So it’s all go from tomorrow with the biggest festival of farming in the Southern Hemisphere underway.    Mystery Creek is all go  with organisers hoping for more than the 126,000 people who came through the turnstiles last year.   The big question is how will another year of depressed dairy prices affect spending at The Fieldays.    The event contributed $396 million to the NZ economy last year with the Waikato taking a $132 million slice of the pie.    Around $1 million was withdrawn from ATMs on site last year.     Traditionally it’s the time of year farmers splash out on new tractors, technology and vehicles, but after a challenging couple of seasons with the reduced milk price, many are expected to be conservative with their purchasing.
Well, the currency is wreaking havoc with export revenues with the NZ Dollar  sharply up against major trading currencies, and the Trade Weighted Index is the highest it has been since May 2015.   While weak data from the US last week started the push higher at the end of the week, the Reserve Bank’s announcement poured fuel onto the flame.    Apparently overseas markets were expecting a cut, which caused the NZ Dollar to spike.   The Reserve Bank has labelled the NZD as being  “higher than appropriate.    The RBNZ did suggest, however, that if the NZ Dollar does not fall from its current levels, it will force the bank to cut the Official Cash Rate further to try and bring it down.  So much for earlier predictions of  a Kiwi sitting below  US 60 cents  by year’s  end.    The NZ Dollar will now  be doing a good job of preventing any further upside going into next week with steer slaughter numbers filling the gap left by the winding down of the cow kill,  although some regions in the lower end of the North Island are still flushing a few dairy cows out. There are reports of some waiting times for prime cattle, as processors will be chasing the last of the cows while they are there, and will be keen to have some cattle on hand to kill once the cows grind to a halt.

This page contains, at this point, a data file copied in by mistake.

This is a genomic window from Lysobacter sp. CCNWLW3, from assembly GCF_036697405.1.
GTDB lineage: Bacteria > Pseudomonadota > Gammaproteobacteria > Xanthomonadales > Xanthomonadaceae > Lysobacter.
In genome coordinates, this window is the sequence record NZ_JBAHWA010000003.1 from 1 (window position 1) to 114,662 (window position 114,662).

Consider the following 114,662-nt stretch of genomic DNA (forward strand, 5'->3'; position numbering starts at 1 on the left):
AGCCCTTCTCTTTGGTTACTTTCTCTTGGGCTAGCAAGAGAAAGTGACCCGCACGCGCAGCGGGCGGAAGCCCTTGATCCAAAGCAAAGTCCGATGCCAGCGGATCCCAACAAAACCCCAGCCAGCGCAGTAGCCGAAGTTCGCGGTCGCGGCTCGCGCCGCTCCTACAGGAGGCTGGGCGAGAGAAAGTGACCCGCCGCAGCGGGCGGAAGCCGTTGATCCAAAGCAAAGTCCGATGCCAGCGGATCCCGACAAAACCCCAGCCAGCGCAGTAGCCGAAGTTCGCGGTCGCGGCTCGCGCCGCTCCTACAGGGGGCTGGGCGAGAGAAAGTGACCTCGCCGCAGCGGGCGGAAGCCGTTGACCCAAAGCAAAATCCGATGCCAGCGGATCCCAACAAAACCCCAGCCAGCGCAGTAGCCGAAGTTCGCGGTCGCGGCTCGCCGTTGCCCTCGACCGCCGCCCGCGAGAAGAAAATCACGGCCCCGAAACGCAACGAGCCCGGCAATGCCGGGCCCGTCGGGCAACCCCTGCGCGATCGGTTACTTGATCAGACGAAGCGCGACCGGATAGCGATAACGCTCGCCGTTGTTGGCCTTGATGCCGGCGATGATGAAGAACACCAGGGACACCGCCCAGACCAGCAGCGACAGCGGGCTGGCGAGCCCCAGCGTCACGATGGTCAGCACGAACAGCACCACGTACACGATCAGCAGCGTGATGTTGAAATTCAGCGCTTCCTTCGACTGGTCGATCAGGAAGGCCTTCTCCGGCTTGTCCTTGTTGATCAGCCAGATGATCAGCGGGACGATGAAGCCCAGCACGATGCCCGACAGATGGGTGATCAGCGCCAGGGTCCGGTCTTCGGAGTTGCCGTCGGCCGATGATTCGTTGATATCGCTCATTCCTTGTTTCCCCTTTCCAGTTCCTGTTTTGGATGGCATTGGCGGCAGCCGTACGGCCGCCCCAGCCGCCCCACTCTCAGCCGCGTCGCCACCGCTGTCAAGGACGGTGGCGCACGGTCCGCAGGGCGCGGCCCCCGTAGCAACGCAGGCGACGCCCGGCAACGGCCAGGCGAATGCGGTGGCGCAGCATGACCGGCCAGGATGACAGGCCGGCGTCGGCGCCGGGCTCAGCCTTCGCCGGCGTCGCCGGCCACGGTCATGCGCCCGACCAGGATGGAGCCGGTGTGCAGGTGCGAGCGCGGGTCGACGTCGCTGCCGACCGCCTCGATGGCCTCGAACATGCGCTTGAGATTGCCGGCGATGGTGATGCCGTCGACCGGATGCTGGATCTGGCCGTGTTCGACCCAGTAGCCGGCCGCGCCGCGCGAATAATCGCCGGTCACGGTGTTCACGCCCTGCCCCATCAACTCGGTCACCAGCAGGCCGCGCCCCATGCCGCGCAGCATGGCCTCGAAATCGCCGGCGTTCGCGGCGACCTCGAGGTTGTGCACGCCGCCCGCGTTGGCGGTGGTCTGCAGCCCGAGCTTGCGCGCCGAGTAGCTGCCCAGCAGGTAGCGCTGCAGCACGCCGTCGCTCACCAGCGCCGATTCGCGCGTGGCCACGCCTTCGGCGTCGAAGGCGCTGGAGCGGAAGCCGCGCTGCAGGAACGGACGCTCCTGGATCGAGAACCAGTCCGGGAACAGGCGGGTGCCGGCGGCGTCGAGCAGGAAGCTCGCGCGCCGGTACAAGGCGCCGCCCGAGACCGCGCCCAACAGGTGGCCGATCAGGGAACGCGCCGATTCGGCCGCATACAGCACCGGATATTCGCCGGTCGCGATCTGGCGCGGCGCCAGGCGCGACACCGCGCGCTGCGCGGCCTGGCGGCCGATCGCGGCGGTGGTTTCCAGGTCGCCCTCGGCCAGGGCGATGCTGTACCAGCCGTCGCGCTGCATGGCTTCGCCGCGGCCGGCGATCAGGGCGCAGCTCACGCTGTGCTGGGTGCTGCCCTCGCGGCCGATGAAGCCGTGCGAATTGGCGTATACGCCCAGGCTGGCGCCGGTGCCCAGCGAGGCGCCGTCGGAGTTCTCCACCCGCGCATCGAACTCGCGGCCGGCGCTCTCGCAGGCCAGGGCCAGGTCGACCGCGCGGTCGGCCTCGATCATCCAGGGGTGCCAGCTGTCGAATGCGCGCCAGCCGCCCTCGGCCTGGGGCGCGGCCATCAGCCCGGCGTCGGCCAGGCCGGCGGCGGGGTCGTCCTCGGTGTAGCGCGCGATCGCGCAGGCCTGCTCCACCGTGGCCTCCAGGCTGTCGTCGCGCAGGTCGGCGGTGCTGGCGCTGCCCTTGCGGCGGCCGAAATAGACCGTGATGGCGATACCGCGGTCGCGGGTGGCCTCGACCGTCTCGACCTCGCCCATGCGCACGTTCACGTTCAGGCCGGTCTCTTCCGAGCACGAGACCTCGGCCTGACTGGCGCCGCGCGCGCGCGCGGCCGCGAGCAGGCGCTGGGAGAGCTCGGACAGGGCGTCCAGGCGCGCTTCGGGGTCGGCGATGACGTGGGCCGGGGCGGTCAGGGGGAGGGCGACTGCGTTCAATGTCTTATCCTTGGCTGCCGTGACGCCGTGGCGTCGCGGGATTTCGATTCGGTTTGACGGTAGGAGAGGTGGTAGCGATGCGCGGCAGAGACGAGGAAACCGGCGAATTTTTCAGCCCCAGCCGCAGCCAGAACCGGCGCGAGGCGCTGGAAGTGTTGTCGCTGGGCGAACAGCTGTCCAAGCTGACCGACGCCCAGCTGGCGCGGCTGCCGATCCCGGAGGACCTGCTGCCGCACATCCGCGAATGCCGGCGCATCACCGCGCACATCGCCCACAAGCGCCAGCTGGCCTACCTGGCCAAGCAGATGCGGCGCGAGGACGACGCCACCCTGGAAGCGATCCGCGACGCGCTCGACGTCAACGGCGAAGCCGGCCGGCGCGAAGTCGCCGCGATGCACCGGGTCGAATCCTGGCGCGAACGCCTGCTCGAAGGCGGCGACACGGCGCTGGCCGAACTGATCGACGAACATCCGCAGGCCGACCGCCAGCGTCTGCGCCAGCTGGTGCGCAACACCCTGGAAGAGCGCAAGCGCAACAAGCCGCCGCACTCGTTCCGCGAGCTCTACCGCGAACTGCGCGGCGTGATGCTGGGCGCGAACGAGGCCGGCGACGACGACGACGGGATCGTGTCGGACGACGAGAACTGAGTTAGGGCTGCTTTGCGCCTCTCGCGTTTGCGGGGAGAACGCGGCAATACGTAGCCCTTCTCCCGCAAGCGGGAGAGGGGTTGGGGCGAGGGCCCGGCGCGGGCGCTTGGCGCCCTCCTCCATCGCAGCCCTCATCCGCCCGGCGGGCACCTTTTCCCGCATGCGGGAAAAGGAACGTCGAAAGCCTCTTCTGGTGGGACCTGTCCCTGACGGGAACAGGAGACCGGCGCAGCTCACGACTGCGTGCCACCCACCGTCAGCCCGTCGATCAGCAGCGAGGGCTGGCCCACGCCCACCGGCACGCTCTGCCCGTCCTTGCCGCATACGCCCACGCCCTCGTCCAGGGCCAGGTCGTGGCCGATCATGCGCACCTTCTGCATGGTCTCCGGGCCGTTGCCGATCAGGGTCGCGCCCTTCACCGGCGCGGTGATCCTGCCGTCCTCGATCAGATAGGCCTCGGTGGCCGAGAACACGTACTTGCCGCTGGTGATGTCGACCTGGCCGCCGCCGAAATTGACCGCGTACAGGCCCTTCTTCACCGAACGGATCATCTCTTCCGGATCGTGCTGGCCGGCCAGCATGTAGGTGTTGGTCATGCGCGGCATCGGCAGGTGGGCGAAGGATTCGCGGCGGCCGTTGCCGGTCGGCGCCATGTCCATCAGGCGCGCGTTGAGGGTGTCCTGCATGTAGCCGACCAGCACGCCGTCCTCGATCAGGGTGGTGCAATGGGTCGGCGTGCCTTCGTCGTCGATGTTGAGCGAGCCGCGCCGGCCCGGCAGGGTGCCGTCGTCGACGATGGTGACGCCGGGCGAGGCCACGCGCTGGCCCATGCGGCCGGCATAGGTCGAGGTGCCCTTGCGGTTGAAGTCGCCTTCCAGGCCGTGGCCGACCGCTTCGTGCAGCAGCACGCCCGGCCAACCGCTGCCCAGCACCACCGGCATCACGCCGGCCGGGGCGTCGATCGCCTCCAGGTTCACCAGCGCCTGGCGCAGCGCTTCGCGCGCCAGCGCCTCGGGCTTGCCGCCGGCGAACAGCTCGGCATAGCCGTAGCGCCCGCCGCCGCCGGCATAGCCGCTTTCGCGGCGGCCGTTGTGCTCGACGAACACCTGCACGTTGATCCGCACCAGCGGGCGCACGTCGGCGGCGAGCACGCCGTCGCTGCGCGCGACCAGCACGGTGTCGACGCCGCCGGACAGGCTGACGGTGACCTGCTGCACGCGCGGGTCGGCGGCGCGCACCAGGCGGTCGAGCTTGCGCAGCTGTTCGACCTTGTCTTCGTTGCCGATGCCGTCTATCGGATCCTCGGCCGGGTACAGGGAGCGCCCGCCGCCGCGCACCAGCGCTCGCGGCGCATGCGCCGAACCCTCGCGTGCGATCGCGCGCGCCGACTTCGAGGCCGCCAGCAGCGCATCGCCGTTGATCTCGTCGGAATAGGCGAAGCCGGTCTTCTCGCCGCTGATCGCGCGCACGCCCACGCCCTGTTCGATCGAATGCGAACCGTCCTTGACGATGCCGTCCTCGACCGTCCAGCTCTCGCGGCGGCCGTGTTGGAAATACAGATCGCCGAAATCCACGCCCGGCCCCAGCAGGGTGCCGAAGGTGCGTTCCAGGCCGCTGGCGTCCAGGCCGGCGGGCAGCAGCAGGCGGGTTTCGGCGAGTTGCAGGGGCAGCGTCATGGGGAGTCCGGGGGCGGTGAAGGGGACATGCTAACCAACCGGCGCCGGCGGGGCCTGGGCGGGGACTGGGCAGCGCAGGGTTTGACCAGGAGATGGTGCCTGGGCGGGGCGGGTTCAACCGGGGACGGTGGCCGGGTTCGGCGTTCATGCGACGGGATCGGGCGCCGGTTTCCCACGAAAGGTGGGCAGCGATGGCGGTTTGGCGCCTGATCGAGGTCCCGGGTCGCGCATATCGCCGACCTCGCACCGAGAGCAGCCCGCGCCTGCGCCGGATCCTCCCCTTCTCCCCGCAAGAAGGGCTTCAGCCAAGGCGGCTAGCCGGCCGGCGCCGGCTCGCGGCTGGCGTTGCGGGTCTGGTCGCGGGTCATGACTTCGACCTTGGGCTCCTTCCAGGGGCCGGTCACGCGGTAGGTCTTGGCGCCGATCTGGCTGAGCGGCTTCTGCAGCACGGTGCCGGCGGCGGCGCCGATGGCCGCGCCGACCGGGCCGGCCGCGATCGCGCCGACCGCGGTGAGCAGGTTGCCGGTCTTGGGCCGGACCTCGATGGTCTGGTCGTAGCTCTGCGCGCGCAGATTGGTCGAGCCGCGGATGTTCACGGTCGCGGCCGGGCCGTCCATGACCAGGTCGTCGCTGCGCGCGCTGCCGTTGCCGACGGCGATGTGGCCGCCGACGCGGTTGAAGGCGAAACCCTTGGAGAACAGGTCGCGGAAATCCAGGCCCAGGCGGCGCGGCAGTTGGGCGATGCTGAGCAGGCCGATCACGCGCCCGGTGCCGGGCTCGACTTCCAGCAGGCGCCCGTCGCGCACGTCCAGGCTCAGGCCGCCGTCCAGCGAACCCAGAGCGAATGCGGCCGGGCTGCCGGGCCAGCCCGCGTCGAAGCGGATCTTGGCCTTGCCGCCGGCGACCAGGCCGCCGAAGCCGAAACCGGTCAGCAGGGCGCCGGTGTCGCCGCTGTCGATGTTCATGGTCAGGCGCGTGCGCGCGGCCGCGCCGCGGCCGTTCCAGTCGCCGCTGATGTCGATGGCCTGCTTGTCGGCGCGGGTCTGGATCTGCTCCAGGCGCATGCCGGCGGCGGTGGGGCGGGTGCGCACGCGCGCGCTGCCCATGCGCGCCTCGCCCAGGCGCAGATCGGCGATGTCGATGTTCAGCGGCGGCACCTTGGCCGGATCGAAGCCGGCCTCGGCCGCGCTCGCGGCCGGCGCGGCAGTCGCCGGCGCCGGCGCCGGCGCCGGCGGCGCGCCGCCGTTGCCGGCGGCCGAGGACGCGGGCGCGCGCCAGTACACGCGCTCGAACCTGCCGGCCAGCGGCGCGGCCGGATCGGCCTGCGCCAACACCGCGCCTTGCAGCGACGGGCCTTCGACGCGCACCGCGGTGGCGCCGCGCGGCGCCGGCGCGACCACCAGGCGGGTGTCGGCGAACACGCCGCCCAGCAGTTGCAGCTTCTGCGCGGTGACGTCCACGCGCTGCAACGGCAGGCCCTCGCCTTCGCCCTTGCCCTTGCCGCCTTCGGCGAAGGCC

Weekly cattle kill numbers have reached a turning point, with numbers slowing significantly, bringing more pressure to the cattle markets at auction.   Coupled with fewer numbers available, prices continued to improve, with Friesian cows lifting to $1.76-$1.88/kg for 517-690kg, while Freis x, 435-569kg,  sold for $1.71-$1.80/kg.    Heifer  Prices reflected strong demand with Friesian lines, 508-544kg, right up there with recent prices for beef lines at $2.75-$2.78/kg.   Beef lines however pushed higher, and in some cases high yielding lines outshone the  steers.    Here x and Ang x, 435-610kg, were earning $2.85-$2.90/kg, compared to Here x steers, 590-562kg, which sold for $2.81-$2.91/kg.      Strong demand for store lambs comes mainly from Mid Canterbury, where crops are ready and low volumes are meaning buyers are having to be very competitive to secure lines. Lighter lambs were cracking $3/kg today, with ewe lambs, 26-29kgs, making $82-$86 at $3.02-$3.05/kg. A small offering of mixed sex, 24-27kg, went even higher, making $3.26-$3.27/kg.    Mixed sex, 35-37kg, sold on a steady market at $88-$91, to average $2.50/kg, while a firm market for 30-31kg lambs pushed the 30kg indicator up to $2.82/kg. The overall average price of $2.71/kg is well up on last year’s $2.35/kg.   1500 Prime lamb  firmed to $90-$129. Prime ewes also sold to good demand with medium to good types earning $60-$79, and tops  $80-$92.